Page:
Building a YouTube Content Strategy: Lessons From Google BrandLab Written by Kim Larson Published July 2015
Mobile, video, and programmatic. These are all top of mind for brands. But where does content development fit in? Kim Larson, global director of Google BrandLab, shares how her team helps marketers improve and streamline their YouTube marketing strategies and feed the proverbial content monster.
s the director of Google BrandLab, where we help marketers think digital-first, there are three words that rule my day, every day: mobile, video, and programmatic. With Mary Meeker predicting
that, by 2017, 74% of all internet traffic will be video, and with mobile watch time on YouTube already surpassing desktop in 2015,1 the time for brands to make sense of what mobile means for their video content strategy is now. At Google BrandLab, we get two primary questions from marketers about how they can keep up with the ever-increasing demand for video in this mobile revolution: “What video content should I make to best engage my audience while staying true to my brand?” and “How can I create that video content at scale?” In Part 1 of our “Lessons from Google BrandLab” series, I’ll answer both of these questions by taking you through two frameworks we use every day at the Lab.
What types of YouTube videos should I make? To answer this question, we start with a Venn diagram. The first circle represents what the brand’s target audience cares about; the second represents what the brand stands for. To get to this kind of thinking, we ask folks in BrandLab to think about:
“What’s truly unique and different about our brand?”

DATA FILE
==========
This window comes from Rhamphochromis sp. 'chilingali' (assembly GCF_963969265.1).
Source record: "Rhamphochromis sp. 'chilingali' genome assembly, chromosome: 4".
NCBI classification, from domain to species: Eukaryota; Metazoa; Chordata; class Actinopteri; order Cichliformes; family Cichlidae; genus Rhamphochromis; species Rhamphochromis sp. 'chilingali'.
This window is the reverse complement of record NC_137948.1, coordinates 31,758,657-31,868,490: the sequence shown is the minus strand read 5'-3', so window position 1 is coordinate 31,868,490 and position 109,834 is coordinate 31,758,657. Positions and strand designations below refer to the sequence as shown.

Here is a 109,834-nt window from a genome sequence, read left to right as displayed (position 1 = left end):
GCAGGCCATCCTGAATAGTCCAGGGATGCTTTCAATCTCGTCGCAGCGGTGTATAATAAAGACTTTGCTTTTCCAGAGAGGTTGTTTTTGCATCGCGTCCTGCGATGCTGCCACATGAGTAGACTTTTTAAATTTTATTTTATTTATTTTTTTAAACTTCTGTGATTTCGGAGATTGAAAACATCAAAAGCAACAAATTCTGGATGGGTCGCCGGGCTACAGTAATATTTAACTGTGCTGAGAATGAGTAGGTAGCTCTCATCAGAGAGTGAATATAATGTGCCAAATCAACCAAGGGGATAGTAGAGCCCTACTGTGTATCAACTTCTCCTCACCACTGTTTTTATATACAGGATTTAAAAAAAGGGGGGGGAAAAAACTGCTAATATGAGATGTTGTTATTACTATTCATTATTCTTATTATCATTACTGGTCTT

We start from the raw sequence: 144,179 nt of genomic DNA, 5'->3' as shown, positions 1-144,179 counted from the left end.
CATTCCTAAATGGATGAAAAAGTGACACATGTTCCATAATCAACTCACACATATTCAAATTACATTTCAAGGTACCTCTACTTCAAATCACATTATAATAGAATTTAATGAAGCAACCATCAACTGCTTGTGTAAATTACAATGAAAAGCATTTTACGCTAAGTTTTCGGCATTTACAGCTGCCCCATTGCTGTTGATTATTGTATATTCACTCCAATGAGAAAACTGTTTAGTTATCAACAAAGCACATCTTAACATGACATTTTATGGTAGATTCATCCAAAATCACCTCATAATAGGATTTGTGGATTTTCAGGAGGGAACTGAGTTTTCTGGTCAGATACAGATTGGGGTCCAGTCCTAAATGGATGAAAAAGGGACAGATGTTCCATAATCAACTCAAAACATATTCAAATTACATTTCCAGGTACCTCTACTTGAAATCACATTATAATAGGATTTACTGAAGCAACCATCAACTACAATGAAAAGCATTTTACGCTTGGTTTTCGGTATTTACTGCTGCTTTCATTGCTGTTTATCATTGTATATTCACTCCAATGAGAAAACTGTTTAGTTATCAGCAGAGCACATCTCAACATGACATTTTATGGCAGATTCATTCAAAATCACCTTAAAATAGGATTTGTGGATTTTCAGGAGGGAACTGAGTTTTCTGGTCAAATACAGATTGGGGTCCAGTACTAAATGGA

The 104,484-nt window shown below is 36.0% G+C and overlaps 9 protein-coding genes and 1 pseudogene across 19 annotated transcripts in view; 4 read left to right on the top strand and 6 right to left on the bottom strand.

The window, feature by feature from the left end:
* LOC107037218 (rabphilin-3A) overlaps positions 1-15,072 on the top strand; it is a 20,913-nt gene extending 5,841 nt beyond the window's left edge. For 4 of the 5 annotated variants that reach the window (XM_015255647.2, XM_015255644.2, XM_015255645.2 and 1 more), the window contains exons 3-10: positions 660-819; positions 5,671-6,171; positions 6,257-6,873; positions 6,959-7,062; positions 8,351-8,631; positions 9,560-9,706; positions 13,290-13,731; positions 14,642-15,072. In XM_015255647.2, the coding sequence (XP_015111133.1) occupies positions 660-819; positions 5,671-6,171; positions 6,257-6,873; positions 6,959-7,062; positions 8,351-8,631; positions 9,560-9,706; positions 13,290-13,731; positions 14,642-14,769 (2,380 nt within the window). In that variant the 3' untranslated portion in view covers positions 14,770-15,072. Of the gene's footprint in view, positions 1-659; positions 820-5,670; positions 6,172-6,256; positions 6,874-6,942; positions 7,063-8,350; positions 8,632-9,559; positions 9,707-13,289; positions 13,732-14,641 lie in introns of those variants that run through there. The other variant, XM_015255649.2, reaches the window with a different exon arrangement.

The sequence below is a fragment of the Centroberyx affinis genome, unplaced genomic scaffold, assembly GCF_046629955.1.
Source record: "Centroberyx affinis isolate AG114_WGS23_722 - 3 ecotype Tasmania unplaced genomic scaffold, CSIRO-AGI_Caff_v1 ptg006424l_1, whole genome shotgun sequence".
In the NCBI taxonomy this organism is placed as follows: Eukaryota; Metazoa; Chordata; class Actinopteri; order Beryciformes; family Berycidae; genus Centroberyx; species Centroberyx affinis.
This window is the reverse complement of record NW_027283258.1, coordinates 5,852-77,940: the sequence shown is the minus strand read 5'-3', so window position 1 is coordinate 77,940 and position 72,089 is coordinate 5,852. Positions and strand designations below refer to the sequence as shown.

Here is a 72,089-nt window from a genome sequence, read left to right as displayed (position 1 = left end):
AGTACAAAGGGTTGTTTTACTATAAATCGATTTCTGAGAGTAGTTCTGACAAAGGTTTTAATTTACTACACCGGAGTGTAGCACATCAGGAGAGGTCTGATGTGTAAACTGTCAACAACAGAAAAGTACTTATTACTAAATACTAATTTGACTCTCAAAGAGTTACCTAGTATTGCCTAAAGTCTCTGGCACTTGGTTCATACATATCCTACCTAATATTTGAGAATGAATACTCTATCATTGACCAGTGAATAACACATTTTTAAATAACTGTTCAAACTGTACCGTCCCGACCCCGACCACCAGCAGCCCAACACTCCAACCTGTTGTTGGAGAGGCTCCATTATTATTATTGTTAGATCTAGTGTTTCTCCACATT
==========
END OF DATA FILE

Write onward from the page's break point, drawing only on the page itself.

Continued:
“What’s truly ownable for our brand?”
“What right does our brand have to play (and win) in this content space versus our competition?”
Once the answers are in the Venn diagram, the overlapping circles provide a window into the sweet spot for developing a video content strategy:
Sweet Spot: Where Brands and Their Audiences Intersect
What does my brand stand for?
What does my audience care about?
As you consider what your audience cares about, think about the micro-moments they might be experiencing. Micro-moments are the I-want-to-go, I-want-to-do, I-want-to-buy, or I-want-to-know moments when people are turning to devices to find answers, discover new things, or make decisions. Johnson & Johnson Consumer, for example, took these kinds of moments into consideration as it built its video content strategy for CLEAN & CLEAR®. The brand had always been about teen friendships, and the team's research showed that teen girls were turning to YouTube in moments when they needed inspiration, community, and support, so CLEAN & CLEAR® built a channel around the confidenceboosting mission SEE THE REAL ME®.
How can I create online video and other branded content at scale? Here’s the hard truth: There’s no way a brand can create all the content needed to feed consumers’ voracious appetite for video, especially on mobile devices. There isn’t enough time, money, or resources. The trick is to create content gradually and build an engaging library over time. That might sound daunting with a traditional production mind-set as a reference point. But to produce at scale requires rethinking that production process, and getting a little help while you’re at it.
That’s where the Create, Collaborate, Curate—or what we like to call “CCC”—content framework comes in. The idea is to use this framework to “feed the content monster,” so that content creation—video production, specifically—no longer feels like a barrier to entry into the video marketplace. As we take you through each “C” in the framework, we’ll share examples of how one brand, Mount